Norway’s parliament on Thursday adopted a resolution calling on the government to be ready to recognise an “independent” Palestinian state, in a new sign of Europe’s anxiety over the Gaza war.
The proposition was made by Norway’s ruling coalition to counter a resolution by smaller parties calling for an immediate recognition of a Palestinian state.
Passed with an overwhelming majority in parliament, it said the assembly “asks the government to be ready to recognise Palestine as an independent state when recognition could have a positive impact on the peace process, without making a final peace accord a condition.”
The wording means that no recognition is likely in the immediate future but is a sign of the concern over the Gaza war in national assemblies across Europe.
Iceland, Sweden, Poland, Czech Republic and Romania are among countries to have already given legal recognition to a Palestinian state.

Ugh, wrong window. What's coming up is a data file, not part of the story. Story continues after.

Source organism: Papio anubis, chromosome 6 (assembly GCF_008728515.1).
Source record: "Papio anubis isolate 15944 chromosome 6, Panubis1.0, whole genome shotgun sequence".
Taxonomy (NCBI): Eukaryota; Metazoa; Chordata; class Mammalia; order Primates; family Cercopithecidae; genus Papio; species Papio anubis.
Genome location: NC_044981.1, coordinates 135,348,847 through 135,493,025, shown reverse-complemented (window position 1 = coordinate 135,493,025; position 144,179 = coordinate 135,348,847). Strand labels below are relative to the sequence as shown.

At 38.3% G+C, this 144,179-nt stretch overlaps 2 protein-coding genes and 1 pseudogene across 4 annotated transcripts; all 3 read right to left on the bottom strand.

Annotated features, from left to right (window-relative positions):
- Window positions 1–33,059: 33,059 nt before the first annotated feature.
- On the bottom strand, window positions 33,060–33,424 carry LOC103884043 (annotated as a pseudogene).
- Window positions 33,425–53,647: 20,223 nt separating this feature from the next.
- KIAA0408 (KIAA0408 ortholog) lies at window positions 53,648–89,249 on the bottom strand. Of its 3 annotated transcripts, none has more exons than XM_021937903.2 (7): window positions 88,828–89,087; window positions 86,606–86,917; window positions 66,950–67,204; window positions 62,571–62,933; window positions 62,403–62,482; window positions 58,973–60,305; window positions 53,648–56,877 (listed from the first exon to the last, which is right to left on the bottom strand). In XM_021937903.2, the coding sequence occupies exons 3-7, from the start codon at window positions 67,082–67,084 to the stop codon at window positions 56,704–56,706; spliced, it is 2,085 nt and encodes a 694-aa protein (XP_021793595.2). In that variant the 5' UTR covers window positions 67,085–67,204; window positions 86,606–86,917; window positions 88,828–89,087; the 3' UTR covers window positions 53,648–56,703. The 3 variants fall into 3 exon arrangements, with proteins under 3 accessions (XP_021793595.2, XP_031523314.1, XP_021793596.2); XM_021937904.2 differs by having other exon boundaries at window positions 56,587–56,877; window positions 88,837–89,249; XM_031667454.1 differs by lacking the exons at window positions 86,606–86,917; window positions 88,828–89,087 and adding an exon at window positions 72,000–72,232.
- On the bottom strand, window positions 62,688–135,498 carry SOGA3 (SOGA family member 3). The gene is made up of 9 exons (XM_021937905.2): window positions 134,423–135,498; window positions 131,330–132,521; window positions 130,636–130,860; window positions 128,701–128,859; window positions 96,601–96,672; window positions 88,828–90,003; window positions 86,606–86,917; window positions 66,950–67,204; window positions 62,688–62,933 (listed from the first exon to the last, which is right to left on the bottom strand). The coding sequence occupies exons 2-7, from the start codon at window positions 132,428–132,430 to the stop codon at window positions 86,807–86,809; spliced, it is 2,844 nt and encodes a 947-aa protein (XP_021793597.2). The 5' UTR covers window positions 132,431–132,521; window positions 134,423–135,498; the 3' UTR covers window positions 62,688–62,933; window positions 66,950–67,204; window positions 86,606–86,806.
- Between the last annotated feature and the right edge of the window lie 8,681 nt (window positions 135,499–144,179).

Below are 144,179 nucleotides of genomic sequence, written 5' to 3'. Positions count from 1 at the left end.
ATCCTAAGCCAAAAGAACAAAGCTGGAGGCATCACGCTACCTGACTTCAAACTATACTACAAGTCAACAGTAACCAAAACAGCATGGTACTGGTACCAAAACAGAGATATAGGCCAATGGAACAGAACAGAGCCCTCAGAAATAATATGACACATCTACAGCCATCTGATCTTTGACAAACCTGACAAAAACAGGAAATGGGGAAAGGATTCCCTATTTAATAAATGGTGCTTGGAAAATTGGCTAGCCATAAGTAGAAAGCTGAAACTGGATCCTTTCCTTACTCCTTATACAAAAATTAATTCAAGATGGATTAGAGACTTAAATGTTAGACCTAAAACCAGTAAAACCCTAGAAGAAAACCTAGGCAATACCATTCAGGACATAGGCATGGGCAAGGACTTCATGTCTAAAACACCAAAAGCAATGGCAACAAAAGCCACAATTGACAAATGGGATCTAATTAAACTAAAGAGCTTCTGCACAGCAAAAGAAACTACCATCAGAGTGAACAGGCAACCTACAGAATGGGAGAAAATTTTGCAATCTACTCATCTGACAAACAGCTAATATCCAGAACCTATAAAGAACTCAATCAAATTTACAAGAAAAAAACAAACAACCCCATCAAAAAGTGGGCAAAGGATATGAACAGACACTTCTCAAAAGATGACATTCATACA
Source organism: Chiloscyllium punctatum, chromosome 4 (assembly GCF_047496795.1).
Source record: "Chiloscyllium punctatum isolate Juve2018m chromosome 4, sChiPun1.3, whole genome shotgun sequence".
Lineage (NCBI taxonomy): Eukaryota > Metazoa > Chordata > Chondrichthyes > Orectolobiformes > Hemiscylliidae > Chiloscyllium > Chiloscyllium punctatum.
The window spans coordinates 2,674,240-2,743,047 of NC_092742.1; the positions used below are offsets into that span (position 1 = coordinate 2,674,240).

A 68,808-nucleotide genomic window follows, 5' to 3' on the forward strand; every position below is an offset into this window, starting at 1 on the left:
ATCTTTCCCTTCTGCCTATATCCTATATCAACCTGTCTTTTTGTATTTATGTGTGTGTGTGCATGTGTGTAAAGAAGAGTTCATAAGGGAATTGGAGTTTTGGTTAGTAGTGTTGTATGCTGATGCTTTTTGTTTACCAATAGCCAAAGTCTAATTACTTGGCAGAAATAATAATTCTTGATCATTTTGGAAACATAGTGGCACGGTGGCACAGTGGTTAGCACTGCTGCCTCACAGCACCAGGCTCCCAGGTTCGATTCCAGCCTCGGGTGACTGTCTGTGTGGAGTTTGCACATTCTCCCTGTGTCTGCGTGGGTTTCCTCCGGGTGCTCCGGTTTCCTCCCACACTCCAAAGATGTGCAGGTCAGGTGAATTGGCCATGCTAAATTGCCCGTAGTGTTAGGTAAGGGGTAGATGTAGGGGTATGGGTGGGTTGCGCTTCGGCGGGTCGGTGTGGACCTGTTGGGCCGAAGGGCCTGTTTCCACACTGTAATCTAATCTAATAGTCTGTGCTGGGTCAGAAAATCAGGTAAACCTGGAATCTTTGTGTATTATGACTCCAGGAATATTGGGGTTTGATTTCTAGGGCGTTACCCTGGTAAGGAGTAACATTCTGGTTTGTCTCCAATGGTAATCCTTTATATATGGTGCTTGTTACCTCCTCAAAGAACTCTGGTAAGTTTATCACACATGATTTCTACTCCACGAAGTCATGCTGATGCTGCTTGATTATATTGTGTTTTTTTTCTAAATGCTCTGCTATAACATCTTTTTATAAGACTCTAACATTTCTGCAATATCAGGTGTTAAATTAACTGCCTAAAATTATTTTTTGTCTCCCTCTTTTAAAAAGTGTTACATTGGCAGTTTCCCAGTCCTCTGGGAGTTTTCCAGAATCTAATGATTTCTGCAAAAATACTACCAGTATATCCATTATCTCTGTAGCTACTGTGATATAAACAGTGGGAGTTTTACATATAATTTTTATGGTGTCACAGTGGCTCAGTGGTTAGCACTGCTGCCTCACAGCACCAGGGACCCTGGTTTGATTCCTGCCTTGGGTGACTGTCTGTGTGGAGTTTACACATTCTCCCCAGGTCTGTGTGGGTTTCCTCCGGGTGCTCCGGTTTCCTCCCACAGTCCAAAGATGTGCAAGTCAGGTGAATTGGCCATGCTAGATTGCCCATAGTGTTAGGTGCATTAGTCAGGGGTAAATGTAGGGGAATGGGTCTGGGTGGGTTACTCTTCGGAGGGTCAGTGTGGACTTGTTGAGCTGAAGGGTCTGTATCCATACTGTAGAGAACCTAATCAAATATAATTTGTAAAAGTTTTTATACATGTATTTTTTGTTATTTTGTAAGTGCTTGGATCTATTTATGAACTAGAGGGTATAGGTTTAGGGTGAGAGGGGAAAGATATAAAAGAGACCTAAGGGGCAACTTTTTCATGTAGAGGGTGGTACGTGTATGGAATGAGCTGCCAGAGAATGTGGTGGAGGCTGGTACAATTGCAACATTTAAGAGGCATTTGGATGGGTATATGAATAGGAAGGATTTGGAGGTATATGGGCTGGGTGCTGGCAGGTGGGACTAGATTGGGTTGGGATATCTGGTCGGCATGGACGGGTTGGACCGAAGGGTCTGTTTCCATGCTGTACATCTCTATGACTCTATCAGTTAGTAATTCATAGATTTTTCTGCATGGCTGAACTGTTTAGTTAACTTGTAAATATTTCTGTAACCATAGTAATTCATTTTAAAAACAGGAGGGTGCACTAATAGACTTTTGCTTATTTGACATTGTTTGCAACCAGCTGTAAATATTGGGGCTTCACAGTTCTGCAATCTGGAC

Spain’s Prime Minister Pedro Sanchez, voted back into power on Thursday, told parliament that he would “work” towards recognition by his country and by Europe.
Since the Hamas October 7 attacks on Israel and Israel’s military onslaught on Gaza since, there have been huge rallies in Britain and other countries in favour of the Palestinian cause.
Hamas fighters killed 1,200 people, mainly civilians, and took 239 hostages when they crossed the border in the unprecedented attacks, according to Israel.
The Hamas-run health ministry in Gaza says that more than 11,500 people, mostly civilians and many of them children, have died in Israel’s air and ground operation since.